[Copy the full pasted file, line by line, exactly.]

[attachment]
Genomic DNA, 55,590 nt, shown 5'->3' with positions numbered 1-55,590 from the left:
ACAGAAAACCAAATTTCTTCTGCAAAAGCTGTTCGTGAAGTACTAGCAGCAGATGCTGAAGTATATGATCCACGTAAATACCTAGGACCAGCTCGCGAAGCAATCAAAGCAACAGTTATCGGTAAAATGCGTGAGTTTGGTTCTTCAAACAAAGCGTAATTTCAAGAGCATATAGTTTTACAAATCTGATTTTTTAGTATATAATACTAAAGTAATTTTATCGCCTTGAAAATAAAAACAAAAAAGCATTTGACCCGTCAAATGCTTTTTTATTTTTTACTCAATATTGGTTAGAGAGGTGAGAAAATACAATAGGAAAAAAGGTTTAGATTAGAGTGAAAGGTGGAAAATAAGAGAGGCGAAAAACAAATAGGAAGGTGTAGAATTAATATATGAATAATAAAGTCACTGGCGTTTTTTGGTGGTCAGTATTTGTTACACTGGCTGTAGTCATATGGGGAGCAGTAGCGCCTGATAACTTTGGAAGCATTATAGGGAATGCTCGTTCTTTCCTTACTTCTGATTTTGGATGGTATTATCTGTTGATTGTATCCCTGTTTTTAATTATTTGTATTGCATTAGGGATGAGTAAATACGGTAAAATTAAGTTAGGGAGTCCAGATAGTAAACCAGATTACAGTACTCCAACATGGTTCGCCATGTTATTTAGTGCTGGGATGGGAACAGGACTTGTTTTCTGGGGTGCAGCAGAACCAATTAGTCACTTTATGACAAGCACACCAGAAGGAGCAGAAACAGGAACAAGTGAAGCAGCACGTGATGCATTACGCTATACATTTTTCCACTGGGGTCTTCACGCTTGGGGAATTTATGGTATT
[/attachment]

Genomic DNA, 55,590 nt, shown 5'->3' with positions numbered 1-55,590 from the left:
ACAGAAAACCAAATTTCTTCTGCAAAAGCTGTTCGTGAAGTACTAGCAGCAGATGCTGAAGTATATGATCCACGTAAATACCTAGGACCAGCTCGCGAAGCAATCAAAGCAACAGTTATCGGTAAAATGCGTGAGTTTGGTTCTTCAAACAAAGCGTAATTTCAAGAGCATATAGTTTTACAAATCTGATTTTTTAGTATATAATACTAAAGTAATTTTATCGCCTTGAAAATAAAAACAAAAAAGCATTTGACCCGTCAAATGCTTTTTTATTTTTTACTCAATATTGGTTAGAGAGGTGAGAAAATACAATAGGAAAAAAGGTTTAGATTAGAGTGAAAGGTGGAAAATAAGAGAGGCGAAAAACAAATAGGAAGGTGTAGAATTAATATATGAATAATAAAGTCACTGGCGTTTTTTGGTGGTCAGTATTTGTTACACTGGCTGTAGTCATATGGGGAGCAGTAGCGCCTGATAACTTTGGAAGCATTATAGGGAATGCTCGTTCTTTCCTTACTTCTGATTTTGGATGGTATTATCTGTTGATTGTATCCCTGTTTTTAATTATTTGTATTGCATTAGGGATGAGTAAATACGGTAAAATTAAGTTAGGGAGTCCAGATAGTAAACCAGATTACAGTACTCCAACATGGTTCGCCATGTTATTTAGTGCTGGGATGGGAACAGGACTTGTTTTCTGGGGTGCAGCAGAACCAATTAGTCACTTTATGACAAGCACACCAGAAGGAGCAGAAACAGGAACAAGTGAAGCAGCACGTGATGCATTACGCTATACATTTTTCCACTGGGGTCTTCACGCTTGGGGAATTTATGGTATT